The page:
for a in package_1 package_2; do install $a; done

Fairly simple, and I knew for each loops existed in bash—just never got around to making part of my console habit.

Edit: install {package_1,package_2} works as well, making sure there are no whitespaces.

Rebinding the Escape key in Vim: the k j approach

As using vim involves switching between command and insert mode a lot, you end up reaching for the Escape key often—too often for my fingers.

You change your Escape key for Caps Lock. I was using C-c for the Escape key, which is a default alternative in vim. C-[ appears to be a old time short-cut, too.

But they all suffer from the same problems: moving your fingers away from the home row, and holding down the Ctl key in two of the approaches. And I hate doing both those things.

I stumbled across this excellent solution on a forum recently though:

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Unicode and UTF-8 Explained

I spent some time reading this excellent but lengthy guide to Unicode and UTF-8 and playing with Unicode a little. Here’s a hopefully clearer and gently paced guide telling you what you need to know, especially if you’re working with a programming language that does not automatically handle Unicode (it’s a good overview for non-programmers, too).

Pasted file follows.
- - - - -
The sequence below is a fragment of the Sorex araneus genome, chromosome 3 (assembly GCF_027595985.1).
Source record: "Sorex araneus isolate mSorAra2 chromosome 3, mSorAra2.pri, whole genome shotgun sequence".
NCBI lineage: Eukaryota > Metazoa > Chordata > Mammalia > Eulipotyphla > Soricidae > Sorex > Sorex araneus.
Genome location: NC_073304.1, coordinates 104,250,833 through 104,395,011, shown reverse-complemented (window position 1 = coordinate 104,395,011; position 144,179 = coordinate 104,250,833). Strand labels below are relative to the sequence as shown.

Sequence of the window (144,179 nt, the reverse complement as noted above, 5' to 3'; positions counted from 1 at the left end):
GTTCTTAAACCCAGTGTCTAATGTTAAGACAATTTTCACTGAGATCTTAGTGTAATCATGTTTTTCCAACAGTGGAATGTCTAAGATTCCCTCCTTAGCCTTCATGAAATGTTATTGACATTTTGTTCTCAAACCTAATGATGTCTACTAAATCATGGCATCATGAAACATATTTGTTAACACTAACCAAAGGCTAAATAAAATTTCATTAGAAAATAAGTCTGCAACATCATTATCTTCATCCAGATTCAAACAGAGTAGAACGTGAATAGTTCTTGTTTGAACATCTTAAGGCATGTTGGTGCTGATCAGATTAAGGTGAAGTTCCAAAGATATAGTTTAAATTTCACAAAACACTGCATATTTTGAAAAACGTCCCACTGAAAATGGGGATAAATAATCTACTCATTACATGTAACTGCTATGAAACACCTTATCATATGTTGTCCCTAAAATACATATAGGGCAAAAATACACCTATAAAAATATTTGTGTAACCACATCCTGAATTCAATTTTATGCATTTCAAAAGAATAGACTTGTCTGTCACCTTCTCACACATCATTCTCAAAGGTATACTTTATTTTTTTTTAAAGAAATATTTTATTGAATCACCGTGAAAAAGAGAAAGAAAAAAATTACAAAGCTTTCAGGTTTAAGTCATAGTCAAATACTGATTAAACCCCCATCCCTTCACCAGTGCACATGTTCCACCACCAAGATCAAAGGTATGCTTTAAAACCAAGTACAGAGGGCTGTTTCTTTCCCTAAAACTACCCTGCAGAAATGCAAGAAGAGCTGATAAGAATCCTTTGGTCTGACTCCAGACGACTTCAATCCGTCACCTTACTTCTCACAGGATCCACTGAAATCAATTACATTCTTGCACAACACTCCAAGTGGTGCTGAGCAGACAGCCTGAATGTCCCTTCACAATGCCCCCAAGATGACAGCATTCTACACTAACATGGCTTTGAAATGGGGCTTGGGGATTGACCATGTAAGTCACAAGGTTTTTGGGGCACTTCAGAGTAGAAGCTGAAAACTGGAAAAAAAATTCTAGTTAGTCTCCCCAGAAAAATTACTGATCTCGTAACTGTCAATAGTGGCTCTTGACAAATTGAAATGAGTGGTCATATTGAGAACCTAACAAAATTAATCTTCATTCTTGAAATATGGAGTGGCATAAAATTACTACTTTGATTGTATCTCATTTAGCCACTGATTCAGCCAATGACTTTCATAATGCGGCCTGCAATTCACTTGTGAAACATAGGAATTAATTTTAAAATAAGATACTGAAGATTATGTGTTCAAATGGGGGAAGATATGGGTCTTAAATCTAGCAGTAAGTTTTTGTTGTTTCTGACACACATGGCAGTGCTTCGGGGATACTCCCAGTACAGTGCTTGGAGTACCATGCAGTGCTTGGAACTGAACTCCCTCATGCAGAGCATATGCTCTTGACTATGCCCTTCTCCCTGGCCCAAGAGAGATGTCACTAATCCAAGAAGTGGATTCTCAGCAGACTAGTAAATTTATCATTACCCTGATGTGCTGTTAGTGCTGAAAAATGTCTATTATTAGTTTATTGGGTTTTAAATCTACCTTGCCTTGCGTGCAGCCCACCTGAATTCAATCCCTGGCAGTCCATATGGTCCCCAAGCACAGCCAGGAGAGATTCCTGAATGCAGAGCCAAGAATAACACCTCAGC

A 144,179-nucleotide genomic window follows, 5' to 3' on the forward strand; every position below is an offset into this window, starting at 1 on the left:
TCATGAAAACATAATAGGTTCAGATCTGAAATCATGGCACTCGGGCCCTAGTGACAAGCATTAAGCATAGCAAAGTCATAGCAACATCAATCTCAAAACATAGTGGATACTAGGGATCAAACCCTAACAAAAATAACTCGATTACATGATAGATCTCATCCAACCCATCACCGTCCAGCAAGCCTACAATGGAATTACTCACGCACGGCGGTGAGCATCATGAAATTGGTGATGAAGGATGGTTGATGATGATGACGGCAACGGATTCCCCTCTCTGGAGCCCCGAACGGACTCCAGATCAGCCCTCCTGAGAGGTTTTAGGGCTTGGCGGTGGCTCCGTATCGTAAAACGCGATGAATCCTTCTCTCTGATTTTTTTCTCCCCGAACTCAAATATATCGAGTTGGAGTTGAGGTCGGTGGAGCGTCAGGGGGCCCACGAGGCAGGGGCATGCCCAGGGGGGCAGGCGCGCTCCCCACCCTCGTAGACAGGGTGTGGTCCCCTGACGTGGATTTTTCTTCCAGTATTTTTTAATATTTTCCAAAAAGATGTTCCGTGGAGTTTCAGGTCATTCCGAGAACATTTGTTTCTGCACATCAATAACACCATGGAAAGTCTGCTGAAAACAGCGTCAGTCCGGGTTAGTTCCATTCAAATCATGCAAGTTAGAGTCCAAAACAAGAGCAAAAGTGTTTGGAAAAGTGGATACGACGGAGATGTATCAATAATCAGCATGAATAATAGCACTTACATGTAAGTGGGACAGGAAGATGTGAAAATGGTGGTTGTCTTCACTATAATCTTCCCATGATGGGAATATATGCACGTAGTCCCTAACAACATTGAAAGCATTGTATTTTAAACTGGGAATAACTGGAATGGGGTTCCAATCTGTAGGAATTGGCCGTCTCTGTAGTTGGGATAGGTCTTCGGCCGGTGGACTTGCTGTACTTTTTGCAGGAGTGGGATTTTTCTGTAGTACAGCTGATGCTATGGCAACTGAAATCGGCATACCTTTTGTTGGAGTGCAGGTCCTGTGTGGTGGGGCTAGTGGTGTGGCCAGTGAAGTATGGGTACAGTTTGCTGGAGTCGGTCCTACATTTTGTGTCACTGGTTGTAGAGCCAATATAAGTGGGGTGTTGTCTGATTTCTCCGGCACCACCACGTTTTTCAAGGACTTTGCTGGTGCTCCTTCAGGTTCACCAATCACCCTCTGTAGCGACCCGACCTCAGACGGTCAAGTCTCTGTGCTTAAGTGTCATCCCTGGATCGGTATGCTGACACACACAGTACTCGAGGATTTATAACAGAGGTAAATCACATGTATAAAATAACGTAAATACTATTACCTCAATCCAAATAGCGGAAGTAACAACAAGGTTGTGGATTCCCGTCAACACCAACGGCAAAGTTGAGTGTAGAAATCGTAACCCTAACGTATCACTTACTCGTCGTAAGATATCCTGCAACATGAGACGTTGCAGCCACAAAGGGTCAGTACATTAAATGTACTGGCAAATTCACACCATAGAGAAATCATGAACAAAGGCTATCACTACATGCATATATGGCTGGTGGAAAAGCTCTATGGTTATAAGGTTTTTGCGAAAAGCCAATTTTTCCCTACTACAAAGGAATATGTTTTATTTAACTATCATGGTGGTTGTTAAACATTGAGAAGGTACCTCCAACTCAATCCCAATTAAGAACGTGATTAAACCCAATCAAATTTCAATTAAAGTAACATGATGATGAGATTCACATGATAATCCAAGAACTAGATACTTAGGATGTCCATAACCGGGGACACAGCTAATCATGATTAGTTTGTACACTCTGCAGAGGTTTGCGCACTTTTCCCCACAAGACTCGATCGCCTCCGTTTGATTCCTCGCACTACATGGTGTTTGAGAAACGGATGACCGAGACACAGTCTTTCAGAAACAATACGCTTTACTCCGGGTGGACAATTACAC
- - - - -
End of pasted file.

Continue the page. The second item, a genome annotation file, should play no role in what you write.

Before Unicode

Everything, as you know, in a computer is stored as naughts and ones. These naughts and ones can represent numbers. 01000001 represents 65. These are also used to represent letters. 65 (1000001) is the uppercase letter A, for example.

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Soft word wrap in VIM 7 (for prose mainly)

Soft word wrap seems like a black art judging by Google’s search results, especially as many of the solutions are for previous version of Vim.  I finally came across the solution via vim’s homepage.  And this solution automatically re-soft wraps the text when you insert some text in an existing line, thankfully.  There are few more tweaks needed, however.

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bikeshed:

via asset.soup.io
"mtp" mobile phone devices in linux

MTP, a Microsoft invention, sits on a lot mobile phones and other devices these days. It’s a protocol that makes the transfer of media better/more convenient somehow (whatever is wrong with plain filesystems, I really don’t know…) Wikipedia has a list of devices it infects.

This doesn’t work to well with Linux, as with most Microsoft protocols. libmtp does support some devices, however. See if yours is listed here. As libmtp develops that list may become out of date. There’s a simple command you can type to see if your device is supported: ‘mtp-detect’.

If you receive something like ‘LIBMTP PANIC: Unable to read device information on device 12 on bus 0, trying to continue. Unable to open raw device 0' or other errors occur then you're out of luck, I'm afraid. If you don't find any critical errors, then I suggest you try 'mtpfs' — you can view your phone's files in a filesystem format.